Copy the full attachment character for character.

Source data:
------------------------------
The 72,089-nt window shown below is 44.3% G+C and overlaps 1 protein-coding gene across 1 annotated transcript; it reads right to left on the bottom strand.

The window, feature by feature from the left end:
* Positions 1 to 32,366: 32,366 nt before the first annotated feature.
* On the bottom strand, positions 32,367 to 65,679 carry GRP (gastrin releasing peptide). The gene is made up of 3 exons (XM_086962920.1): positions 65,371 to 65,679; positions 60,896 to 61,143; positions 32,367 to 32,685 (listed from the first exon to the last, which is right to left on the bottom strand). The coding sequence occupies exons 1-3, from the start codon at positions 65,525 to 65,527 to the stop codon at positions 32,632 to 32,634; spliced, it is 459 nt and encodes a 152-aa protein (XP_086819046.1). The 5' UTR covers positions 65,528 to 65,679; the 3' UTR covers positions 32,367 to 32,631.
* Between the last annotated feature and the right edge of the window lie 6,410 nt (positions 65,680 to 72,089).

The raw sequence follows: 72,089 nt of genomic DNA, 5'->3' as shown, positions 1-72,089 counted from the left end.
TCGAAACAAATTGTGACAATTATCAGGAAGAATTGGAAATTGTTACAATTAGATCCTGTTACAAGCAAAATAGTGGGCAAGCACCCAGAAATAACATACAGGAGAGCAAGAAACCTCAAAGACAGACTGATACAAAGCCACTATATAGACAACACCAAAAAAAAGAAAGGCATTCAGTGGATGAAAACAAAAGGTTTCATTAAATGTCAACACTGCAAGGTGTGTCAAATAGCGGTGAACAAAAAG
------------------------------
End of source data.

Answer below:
The 72,089-nt window shown below is 44.3% G+C and overlaps 1 protein-coding gene across 1 annotated transcript; it reads right to left on the bottom strand.

The window, feature by feature from the left end:
* Positions 1 to 32,366: 32,366 nt before the first annotated feature.
* On the bottom strand, positions 32,367 to 65,679 carry GRP (gastrin releasing peptide). The gene is made up of 3 exons (XM_086962920.1): positions 65,371 to 65,679; positions 60,896 to 61,143; positions 32,367 to 32,685 (listed from the first exon to the last, which is right to left on the bottom strand). The coding sequence occupies exons 1-3, from the start codon at positions 65,525 to 65,527 to the stop codon at positions 32,632 to 32,634; spliced, it is 459 nt and encodes a 152-aa protein (XP_086819046.1). The 5' UTR covers positions 65,528 to 65,679; the 3' UTR covers positions 32,367 to 32,631.
* Between the last annotated feature and the right edge of the window lie 6,410 nt (positions 65,680 to 72,089).

The raw sequence follows: 72,089 nt of genomic DNA, 5'->3' as shown, positions 1-72,089 counted from the left end.
TCGAAACAAATTGTGACAATTATCAGGAAGAATTGGAAATTGTTACAATTAGATCCTGTTACAAGCAAAATAGTGGGCAAGCACCCAGAAATAACATACAGGAGAGCAAGAAACCTCAAAGACAGACTGATACAAAGCCACTATATAGACAACACCAAAAAAAAGAAAGGCATTCAGTGGATGAAAACAAAAGGTTTCATTAAATGTCAACACTGCAAGGTGTGTCAAATAGCGGTGAACAAAAAG